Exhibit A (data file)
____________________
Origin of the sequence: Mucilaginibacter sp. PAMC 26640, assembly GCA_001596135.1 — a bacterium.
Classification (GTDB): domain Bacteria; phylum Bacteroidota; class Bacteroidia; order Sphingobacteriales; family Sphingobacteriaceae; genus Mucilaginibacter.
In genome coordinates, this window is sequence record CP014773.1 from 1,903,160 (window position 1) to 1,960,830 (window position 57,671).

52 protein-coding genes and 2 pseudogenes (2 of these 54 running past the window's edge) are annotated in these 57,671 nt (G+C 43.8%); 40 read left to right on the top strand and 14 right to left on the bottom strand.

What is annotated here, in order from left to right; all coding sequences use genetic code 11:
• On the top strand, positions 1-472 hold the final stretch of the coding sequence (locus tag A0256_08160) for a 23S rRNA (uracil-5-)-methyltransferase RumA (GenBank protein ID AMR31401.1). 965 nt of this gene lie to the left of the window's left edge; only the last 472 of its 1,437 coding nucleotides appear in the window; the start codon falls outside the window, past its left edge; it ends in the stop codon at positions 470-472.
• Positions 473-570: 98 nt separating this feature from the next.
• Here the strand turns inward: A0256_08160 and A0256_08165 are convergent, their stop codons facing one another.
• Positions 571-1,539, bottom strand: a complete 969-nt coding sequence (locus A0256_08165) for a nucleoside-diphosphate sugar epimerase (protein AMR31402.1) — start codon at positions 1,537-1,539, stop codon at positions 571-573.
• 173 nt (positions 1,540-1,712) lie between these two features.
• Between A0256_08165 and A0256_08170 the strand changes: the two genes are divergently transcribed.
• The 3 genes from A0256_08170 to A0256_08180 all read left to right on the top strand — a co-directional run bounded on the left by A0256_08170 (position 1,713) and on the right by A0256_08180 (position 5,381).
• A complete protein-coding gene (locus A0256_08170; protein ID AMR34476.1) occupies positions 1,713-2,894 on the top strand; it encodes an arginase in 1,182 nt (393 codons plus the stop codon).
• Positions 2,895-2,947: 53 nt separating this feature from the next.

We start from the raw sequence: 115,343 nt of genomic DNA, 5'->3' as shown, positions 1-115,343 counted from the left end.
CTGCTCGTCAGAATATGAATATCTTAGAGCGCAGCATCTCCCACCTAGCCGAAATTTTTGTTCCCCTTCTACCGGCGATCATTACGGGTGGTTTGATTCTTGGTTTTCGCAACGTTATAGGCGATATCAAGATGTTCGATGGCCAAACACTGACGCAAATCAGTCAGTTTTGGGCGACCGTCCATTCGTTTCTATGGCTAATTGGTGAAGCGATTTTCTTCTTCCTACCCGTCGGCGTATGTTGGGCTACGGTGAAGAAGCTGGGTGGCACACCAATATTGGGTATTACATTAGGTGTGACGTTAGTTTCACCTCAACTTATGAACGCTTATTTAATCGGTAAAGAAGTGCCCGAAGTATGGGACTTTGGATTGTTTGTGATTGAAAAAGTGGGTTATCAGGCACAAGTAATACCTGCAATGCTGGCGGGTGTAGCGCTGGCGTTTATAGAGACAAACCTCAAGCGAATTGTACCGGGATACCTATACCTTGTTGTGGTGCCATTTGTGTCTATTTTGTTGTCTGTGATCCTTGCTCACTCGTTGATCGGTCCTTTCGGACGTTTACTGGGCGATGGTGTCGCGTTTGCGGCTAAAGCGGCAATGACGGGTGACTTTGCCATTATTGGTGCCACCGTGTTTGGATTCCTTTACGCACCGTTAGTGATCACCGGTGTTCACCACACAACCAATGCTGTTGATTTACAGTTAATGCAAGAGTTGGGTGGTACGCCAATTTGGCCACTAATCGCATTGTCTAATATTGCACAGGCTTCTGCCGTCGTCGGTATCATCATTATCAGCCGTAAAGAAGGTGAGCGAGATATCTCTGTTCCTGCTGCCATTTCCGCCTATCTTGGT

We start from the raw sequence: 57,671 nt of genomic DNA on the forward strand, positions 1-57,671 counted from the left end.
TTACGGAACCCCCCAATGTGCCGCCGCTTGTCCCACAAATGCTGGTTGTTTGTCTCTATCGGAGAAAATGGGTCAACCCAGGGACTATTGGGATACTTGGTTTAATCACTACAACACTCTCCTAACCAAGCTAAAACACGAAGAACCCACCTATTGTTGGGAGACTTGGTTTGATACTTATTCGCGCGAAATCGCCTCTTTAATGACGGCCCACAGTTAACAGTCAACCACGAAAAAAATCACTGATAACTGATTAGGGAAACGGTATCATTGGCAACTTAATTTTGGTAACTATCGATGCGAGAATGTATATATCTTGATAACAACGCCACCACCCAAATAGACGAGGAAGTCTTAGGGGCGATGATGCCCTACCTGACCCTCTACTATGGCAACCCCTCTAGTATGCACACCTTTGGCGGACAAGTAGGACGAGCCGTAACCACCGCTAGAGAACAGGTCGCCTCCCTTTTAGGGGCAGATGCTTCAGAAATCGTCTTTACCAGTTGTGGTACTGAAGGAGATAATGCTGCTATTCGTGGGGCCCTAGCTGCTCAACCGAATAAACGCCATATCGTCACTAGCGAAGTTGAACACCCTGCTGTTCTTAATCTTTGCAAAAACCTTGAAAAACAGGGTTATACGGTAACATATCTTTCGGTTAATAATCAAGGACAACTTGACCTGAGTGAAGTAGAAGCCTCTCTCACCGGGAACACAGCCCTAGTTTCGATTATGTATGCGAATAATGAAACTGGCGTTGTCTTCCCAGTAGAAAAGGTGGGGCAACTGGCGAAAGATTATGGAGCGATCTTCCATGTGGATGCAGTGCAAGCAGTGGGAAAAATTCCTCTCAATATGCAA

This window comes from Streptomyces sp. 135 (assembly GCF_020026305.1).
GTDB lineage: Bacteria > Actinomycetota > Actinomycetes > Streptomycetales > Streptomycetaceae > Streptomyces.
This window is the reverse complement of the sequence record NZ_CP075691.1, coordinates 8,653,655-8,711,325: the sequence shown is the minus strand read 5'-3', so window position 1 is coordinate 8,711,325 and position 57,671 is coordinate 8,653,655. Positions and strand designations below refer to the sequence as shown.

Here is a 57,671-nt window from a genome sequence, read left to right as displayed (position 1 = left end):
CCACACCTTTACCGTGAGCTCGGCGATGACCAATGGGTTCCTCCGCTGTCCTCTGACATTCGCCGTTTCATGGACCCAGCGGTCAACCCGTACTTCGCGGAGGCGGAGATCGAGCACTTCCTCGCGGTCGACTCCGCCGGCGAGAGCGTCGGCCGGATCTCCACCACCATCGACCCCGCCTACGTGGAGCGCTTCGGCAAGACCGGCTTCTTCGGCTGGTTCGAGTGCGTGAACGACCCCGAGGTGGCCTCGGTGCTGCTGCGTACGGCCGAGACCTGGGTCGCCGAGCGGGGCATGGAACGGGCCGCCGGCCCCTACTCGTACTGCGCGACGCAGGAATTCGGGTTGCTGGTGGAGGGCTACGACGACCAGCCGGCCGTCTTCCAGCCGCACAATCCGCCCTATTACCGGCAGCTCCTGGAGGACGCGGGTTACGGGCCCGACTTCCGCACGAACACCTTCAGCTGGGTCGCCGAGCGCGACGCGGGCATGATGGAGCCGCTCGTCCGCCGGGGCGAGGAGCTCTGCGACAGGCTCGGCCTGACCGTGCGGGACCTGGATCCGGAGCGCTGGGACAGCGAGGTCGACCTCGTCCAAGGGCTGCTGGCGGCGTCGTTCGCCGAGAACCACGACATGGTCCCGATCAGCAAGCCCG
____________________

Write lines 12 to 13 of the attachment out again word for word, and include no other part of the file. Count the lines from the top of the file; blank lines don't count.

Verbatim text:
• The 3 genes from A0256_08170 to A0256_08180 all read left to right on the top strand — a co-directional run bounded on the left by A0256_08170 (position 1,713) and on the right by A0256_08180 (position 5,381).
• A complete protein-coding gene (locus A0256_08170; protein ID AMR34476.1) occupies positions 1,713-2,894 on the top strand; it encodes an arginase in 1,182 nt (393 codons plus the stop codon).